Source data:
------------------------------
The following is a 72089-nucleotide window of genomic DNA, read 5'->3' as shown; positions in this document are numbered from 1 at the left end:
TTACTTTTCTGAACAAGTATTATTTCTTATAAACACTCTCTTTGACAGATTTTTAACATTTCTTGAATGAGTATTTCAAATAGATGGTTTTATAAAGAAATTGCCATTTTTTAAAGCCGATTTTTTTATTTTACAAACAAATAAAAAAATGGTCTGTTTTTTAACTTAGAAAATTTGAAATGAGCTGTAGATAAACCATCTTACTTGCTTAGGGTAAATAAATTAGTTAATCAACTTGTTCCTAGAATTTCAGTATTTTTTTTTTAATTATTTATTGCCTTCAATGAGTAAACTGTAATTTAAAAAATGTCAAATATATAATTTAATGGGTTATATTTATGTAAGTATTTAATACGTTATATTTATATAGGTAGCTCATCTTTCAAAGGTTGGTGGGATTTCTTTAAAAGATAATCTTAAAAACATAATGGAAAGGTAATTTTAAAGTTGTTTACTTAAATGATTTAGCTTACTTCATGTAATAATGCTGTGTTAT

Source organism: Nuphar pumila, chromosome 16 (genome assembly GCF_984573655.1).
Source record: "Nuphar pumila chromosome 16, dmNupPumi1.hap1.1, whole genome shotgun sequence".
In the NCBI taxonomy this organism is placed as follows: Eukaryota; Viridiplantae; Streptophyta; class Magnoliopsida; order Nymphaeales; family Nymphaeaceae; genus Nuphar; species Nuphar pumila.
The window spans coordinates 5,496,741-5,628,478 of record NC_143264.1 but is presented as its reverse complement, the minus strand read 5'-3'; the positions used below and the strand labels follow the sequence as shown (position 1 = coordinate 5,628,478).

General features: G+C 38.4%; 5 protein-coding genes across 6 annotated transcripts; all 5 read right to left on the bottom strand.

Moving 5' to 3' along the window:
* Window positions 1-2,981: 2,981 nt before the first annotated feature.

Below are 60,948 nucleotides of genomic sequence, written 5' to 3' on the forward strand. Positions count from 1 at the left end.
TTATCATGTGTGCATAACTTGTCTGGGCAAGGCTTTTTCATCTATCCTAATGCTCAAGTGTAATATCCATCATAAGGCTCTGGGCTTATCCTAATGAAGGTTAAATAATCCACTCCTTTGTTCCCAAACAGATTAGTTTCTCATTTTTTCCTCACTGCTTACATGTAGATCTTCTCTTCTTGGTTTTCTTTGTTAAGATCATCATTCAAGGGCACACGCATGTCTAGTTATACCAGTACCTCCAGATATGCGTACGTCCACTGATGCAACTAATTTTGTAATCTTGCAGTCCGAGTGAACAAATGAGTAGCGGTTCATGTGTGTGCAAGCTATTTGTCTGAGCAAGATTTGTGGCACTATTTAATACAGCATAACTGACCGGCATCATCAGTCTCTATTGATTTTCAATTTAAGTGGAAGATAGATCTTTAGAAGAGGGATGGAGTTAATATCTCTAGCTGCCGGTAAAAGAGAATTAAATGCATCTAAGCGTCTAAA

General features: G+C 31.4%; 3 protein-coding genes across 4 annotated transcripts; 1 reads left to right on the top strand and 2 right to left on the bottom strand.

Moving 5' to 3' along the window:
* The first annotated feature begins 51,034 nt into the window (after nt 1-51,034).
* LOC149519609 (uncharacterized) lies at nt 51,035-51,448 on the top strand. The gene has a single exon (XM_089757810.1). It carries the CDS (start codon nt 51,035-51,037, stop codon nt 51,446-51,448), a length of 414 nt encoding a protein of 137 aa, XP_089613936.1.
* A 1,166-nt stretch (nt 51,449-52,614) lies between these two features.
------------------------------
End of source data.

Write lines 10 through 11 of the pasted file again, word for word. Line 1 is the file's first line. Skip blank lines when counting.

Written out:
Below are 60,948 nucleotides of genomic sequence, written 5' to 3' on the forward strand. Positions count from 1 at the left end.
TTATCATGTGTGCATAACTTGTCTGGGCAAGGCTTTTTCATCTATCCTAATGCTCAAGTGTAATATCCATCATAAGGCTCTGGGCTTATCCTAATGAAGGTTAAATAATCCACTCCTTTGTTCCCAAACAGATTAGTTTCTCATTTTTTCCTCACTGCTTACATGTAGATCTTCTCTTCTTGGTTTTCTTTGTTAAGATCATCATTCAAGGGCACACGCATGTCTAGTTATACCAGTACCTCCAGATATGCGTACGTCCACTGATGCAACTAATTTTGTAATCTTGCAGTCCGAGTGAACAAATGAGTAGCGGTTCATGTGTGTGCAAGCTATTTGTCTGAGCAAGATTTGTGGCACTATTTAATACAGCATAACTGACCGGCATCATCAGTCTCTATTGATTTTCAATTTAAGTGGAAGATAGATCTTTAGAAGAGGGATGGAGTTAATATCTCTAGCTGCCGGTAAAAGAGAATTAAATGCATCTAAGCGTCTAAA